The European Research Council has announced the results of Consolidator Grant 2021 competition. The awarded researchers include Dr hab. Dawid Pinkowicz, Prof. UJ from the Jagiellonian University Faculty of Chemistry, who has received a grant worth over 1.7 million euros for the project aimed to produce unique molecular photomagnets.
Since 2008, the European Research Council (ERC) has been awarding grants for ground-breaking research conducted in the European Union member states and associated countries. The ERC consolidator grant has been addressed to researchers who have obtained their PhD degree 7-12 years ago, have published at least several important papers without the participation of their PhD supervisor and can demonstrate a promising track record of early achievements, such as significant publications in major international peer-reviewed multidisciplinary research journals, presentations at well-established international conferences, as well as granted patents, awards, or prizes. The maximum grant value is 2 million euros for a 5-year-long project.
The project ‘Bringing molecular photomagnets to light - achieving magnets through visible light excitation at room temperature (LUX-INVENTA)’ by Dr hab. Dawid Pinkowicz, Prof. UJ from the Inorganic Molecular Materials Group at the JU Department of Inorganic Chemistry will concern research into achieving and using molecular photomagnets with unique properties.
'Visible light provided by the Sun is the cleanest energy source one could ever imagine. Harvesting it is crucial for further development of science and technology as well as for reducing the ecological footprint of humanity. The direct photoexcitation of molecules resulting in a dramatic magnetization change - the so called photomagnetic effect - is one of them. In other words, sunlight photons could write, read and erase magnetic states of photomagnets, which is why this effect is so unique and has a number of possible applications', explains Prof. Pinkowicz.
'The photomagnetic effect can be found in the so-called molecular photomagnets, first discovered in 1996. It only occurs under extremely low temperatures, below the boiling point of nitrogen (-196 °C), which effectively makes it impossible to use. Hence, the overarching goal of LUX-INVENTA is the discovery of room temperature photomagnets and investigating the way in which they work. This will lead to a research breakthrough in the area of photomagnets and pave the way towards their use in everyday life', adds the scientist.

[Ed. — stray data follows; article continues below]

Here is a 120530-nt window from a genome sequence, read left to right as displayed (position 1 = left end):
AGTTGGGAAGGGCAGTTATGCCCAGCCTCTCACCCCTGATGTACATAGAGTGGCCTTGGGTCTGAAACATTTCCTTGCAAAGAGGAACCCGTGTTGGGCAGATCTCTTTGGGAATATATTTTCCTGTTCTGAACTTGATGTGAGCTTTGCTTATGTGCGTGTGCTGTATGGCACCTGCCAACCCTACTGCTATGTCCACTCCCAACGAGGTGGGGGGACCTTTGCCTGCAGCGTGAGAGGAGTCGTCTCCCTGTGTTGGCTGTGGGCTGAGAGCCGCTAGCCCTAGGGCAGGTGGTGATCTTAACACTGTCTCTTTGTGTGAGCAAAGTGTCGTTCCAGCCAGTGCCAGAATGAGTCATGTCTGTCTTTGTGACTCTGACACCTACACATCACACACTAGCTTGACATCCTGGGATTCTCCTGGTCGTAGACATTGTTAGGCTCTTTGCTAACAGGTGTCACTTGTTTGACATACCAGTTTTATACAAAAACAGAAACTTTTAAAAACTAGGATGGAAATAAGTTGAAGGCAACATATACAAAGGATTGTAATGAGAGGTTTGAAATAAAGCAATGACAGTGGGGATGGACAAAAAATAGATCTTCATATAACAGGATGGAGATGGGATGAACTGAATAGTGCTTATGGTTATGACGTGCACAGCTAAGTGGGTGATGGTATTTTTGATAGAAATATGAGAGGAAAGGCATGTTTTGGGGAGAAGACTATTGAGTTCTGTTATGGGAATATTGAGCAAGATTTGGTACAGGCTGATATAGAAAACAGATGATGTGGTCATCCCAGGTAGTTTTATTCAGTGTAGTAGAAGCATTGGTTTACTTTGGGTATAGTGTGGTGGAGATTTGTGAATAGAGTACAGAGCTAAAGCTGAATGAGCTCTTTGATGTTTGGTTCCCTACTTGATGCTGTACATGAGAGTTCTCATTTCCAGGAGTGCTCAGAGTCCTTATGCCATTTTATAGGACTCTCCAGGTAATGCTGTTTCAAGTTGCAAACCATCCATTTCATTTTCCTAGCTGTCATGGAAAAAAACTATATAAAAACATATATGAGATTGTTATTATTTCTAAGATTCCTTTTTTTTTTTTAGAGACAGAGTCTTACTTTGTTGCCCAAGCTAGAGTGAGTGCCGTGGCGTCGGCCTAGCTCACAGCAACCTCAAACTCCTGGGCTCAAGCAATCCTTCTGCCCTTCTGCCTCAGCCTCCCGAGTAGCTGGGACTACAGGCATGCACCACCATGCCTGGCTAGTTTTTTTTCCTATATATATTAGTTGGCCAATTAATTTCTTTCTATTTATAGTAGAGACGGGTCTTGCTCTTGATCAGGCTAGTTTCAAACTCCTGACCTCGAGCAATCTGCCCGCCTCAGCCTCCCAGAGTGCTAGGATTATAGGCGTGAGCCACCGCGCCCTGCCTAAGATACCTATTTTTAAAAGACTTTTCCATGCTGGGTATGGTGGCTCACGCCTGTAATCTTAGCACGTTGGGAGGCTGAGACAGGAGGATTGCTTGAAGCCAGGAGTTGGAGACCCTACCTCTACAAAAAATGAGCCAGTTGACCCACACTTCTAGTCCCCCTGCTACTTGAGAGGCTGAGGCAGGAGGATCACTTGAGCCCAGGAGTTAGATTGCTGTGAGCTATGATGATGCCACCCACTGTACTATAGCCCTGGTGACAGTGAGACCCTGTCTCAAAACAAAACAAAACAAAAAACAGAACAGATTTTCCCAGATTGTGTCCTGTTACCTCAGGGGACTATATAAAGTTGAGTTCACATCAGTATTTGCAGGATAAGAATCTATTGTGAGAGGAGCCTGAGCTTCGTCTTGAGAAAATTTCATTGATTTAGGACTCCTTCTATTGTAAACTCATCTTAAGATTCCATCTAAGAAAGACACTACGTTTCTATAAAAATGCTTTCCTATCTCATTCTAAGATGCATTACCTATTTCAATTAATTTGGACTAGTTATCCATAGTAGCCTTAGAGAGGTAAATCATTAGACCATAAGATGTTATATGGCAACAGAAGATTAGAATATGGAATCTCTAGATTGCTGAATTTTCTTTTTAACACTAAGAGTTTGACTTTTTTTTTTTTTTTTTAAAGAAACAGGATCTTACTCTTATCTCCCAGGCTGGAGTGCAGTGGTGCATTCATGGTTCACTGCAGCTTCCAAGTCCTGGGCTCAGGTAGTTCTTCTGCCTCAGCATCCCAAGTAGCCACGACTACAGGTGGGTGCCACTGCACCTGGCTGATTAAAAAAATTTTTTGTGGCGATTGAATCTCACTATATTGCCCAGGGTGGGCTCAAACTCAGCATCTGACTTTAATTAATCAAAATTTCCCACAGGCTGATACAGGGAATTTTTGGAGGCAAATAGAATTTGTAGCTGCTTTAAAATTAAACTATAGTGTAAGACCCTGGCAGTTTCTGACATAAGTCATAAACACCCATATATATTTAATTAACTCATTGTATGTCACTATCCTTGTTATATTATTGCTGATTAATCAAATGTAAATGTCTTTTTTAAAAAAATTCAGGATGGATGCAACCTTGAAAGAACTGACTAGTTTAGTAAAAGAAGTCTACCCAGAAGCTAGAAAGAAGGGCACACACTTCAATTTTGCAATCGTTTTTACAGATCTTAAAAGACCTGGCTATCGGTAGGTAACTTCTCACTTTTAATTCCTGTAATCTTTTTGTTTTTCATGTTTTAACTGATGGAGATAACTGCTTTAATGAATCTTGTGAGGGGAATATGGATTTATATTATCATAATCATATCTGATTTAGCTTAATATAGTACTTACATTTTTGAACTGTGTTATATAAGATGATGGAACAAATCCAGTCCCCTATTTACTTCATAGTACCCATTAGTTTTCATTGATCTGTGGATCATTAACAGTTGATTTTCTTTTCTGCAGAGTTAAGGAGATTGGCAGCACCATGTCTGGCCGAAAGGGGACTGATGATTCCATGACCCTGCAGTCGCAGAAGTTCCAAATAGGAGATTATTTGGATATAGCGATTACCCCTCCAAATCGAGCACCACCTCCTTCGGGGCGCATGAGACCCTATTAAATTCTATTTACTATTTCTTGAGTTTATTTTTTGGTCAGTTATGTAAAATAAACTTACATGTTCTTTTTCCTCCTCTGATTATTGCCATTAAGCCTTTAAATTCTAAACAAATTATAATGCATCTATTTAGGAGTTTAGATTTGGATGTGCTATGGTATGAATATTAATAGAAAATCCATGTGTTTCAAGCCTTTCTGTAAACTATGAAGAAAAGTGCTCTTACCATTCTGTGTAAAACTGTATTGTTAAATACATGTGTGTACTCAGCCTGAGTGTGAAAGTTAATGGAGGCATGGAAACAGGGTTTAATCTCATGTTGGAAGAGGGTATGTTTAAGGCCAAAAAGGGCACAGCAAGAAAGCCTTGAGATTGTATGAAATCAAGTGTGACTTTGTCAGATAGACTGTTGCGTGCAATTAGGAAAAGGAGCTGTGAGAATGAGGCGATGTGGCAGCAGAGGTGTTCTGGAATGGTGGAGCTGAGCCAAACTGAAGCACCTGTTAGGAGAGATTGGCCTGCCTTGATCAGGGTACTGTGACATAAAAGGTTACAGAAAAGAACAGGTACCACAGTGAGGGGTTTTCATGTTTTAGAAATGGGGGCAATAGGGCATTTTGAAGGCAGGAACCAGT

It is worth noting that in previous years, the ERC grants were received by several other Jagiellonian University researchers, such as Dr hab. Tomasz Żuradzki, Prof. UJ and Dr Rafał Banka (Faculty of Philosophy), Dr hab. Michał Németh, Prof. UJ (Faculty of Philology), Dr Sebastian Glatt (Małopolska Centre of Biotechnology), Dr hab. Szymon Chorąży (Faculty of Chemistry), and Dr Krzysztof Szade (Faculty of Biochemistry, Biophysics and Biotechnology).
Dawid Pinkowicz (born in 1983) holds the associate professor's position at the Jagiellonian University Faculty of Chemistry since 2018. His research interests revolve around photomagnetism, photoswitching and magneto-chiral phenomena in a wide range of molecule-based materials: from organic radicals through organometallic lanthanide single-molecule magnets and cyanide-bridged coordination polymers with long-range magnetic ordering. He obtained his PhD degree from the Jagiellonian University in 2010 under the supervision of Prof. Barbara Sieklucka, along with the European Doctorate in Molecular Magnetism thanks to his stay at the Laboratory of Molecular Magnetism (University of Florence, Italy) under the supervision of Prof. Andrea Caneschi. After obtaining his PhD, he moved to the Tohoku University (supervisor: Prof. Masahiro Yamashita) and then to Texas A&M University (supervisor: Prof. Kim R. Dunbar), where he spent 1.5 years conducting research related to molecular sciences. He received several awards including Marie Skłodowska-Curie Fellowship and the National Science Centre Award in 2019 for the best young scientist under 40 in the field of physical sciences and engineering. Currently he is supervising several talented PhD candidates and students within his research group and organizing a new Magnetochemistry Laboratory at the Jagiellonian University.